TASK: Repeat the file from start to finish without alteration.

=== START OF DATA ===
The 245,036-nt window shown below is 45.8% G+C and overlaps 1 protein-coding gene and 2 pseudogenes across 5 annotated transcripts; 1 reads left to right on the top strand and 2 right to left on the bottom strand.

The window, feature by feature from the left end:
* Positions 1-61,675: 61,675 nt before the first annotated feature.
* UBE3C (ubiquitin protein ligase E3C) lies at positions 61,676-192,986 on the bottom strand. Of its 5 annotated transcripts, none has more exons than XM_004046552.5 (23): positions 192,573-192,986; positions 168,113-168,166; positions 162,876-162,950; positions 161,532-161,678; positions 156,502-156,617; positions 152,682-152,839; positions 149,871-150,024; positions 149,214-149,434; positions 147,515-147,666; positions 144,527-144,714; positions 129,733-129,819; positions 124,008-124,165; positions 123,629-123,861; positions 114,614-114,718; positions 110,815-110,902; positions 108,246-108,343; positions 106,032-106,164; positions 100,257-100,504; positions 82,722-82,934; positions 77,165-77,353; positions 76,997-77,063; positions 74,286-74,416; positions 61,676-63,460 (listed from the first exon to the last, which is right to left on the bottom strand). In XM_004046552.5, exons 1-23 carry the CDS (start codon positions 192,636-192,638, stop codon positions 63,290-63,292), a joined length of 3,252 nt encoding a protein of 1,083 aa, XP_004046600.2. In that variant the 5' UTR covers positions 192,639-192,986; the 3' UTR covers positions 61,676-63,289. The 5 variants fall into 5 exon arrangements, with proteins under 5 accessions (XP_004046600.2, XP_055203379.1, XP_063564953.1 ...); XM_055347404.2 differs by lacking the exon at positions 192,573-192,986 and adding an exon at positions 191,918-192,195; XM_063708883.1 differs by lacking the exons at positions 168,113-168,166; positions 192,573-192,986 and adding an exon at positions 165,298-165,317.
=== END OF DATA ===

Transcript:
The 245,036-nt window shown below is 45.8% G+C and overlaps 1 protein-coding gene and 2 pseudogenes across 5 annotated transcripts; 1 reads left to right on the top strand and 2 right to left on the bottom strand.

The window, feature by feature from the left end:
* Positions 1-61,675: 61,675 nt before the first annotated feature.
* UBE3C (ubiquitin protein ligase E3C) lies at positions 61,676-192,986 on the bottom strand. Of its 5 annotated transcripts, none has more exons than XM_004046552.5 (23): positions 192,573-192,986; positions 168,113-168,166; positions 162,876-162,950; positions 161,532-161,678; positions 156,502-156,617; positions 152,682-152,839; positions 149,871-150,024; positions 149,214-149,434; positions 147,515-147,666; positions 144,527-144,714; positions 129,733-129,819; positions 124,008-124,165; positions 123,629-123,861; positions 114,614-114,718; positions 110,815-110,902; positions 108,246-108,343; positions 106,032-106,164; positions 100,257-100,504; positions 82,722-82,934; positions 77,165-77,353; positions 76,997-77,063; positions 74,286-74,416; positions 61,676-63,460 (listed from the first exon to the last, which is right to left on the bottom strand). In XM_004046552.5, exons 1-23 carry the CDS (start codon positions 192,636-192,638, stop codon positions 63,290-63,292), a joined length of 3,252 nt encoding a protein of 1,083 aa, XP_004046600.2. In that variant the 5' UTR covers positions 192,639-192,986; the 3' UTR covers positions 61,676-63,289. The 5 variants fall into 5 exon arrangements, with proteins under 5 accessions (XP_004046600.2, XP_055203379.1, XP_063564953.1 ...); XM_055347404.2 differs by lacking the exon at positions 192,573-192,986 and adding an exon at positions 191,918-192,195; XM_063708883.1 differs by lacking the exons at positions 168,113-168,166; positions 192,573-192,986 and adding an exon at positions 165,298-165,317.